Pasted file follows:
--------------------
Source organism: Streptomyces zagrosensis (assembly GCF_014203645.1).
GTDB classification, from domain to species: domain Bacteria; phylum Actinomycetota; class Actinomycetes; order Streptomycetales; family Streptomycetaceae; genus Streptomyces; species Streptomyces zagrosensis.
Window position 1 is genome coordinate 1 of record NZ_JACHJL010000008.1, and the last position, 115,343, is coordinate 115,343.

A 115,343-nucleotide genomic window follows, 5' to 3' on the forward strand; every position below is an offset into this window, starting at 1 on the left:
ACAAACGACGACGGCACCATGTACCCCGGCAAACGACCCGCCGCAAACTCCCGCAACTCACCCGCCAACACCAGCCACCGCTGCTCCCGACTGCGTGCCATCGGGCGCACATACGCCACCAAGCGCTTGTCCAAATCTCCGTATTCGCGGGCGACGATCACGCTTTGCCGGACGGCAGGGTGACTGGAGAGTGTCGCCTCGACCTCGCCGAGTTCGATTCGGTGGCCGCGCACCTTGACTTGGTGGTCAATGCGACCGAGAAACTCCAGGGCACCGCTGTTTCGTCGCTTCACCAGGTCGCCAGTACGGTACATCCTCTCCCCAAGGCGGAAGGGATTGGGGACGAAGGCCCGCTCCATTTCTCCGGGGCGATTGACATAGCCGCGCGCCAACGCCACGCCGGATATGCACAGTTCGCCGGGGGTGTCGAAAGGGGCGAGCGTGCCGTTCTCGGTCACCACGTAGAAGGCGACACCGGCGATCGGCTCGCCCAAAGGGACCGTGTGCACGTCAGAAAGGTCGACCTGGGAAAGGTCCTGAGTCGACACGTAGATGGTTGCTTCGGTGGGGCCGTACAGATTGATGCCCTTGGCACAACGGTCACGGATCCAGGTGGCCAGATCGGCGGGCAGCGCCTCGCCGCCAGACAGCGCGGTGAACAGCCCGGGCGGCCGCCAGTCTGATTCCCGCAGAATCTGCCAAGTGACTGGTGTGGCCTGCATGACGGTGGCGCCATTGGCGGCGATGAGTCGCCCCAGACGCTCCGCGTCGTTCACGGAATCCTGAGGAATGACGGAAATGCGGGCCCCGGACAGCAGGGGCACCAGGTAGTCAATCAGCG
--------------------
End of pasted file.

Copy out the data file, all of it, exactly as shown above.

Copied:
Source organism: Streptomyces zagrosensis (assembly GCF_014203645.1).
GTDB classification, from domain to species: domain Bacteria; phylum Actinomycetota; class Actinomycetes; order Streptomycetales; family Streptomycetaceae; genus Streptomyces; species Streptomyces zagrosensis.
Window position 1 is genome coordinate 1 of record NZ_JACHJL010000008.1, and the last position, 115,343, is coordinate 115,343.

A 115,343-nucleotide genomic window follows, 5' to 3' on the forward strand; every position below is an offset into this window, starting at 1 on the left:
ACAAACGACGACGGCACCATGTACCCCGGCAAACGACCCGCCGCAAACTCCCGCAACTCACCCGCCAACACCAGCCACCGCTGCTCCCGACTGCGTGCCATCGGGCGCACATACGCCACCAAGCGCTTGTCCAAATCTCCGTATTCGCGGGCGACGATCACGCTTTGCCGGACGGCAGGGTGACTGGAGAGTGTCGCCTCGACCTCGCCGAGTTCGATTCGGTGGCCGCGCACCTTGACTTGGTGGTCAATGCGACCGAGAAACTCCAGGGCACCGCTGTTTCGTCGCTTCACCAGGTCGCCAGTACGGTACATCCTCTCCCCAAGGCGGAAGGGATTGGGGACGAAGGCCCGCTCCATTTCTCCGGGGCGATTGACATAGCCGCGCGCCAACGCCACGCCGGATATGCACAGTTCGCCGGGGGTGTCGAAAGGGGCGAGCGTGCCGTTCTCGGTCACCACGTAGAAGGCGACACCGGCGATCGGCTCGCCCAAAGGGACCGTGTGCACGTCAGAAAGGTCGACCTGGGAAAGGTCCTGAGTCGACACGTAGATGGTTGCTTCGGTGGGGCCGTACAGATTGATGCCCTTGGCACAACGGTCACGGATCCAGGTGGCCAGATCGGCGGGCAGCGCCTCGCCGCCAGACAGCGCGGTGAACAGCCCGGGCGGCCGCCAGTCTGATTCCCGCAGAATCTGCCAAGTGACTGGTGTGGCCTGCATGACGGTGGCGCCATTGGCGGCGATGAGTCGCCCCAGACGCTCCGCGTCGTTCACGGAATCCTGAGGAATGACGGAAATGCGGGCCCCGGACAGCAGGGGCACCAGGTAGTCAATCAGCG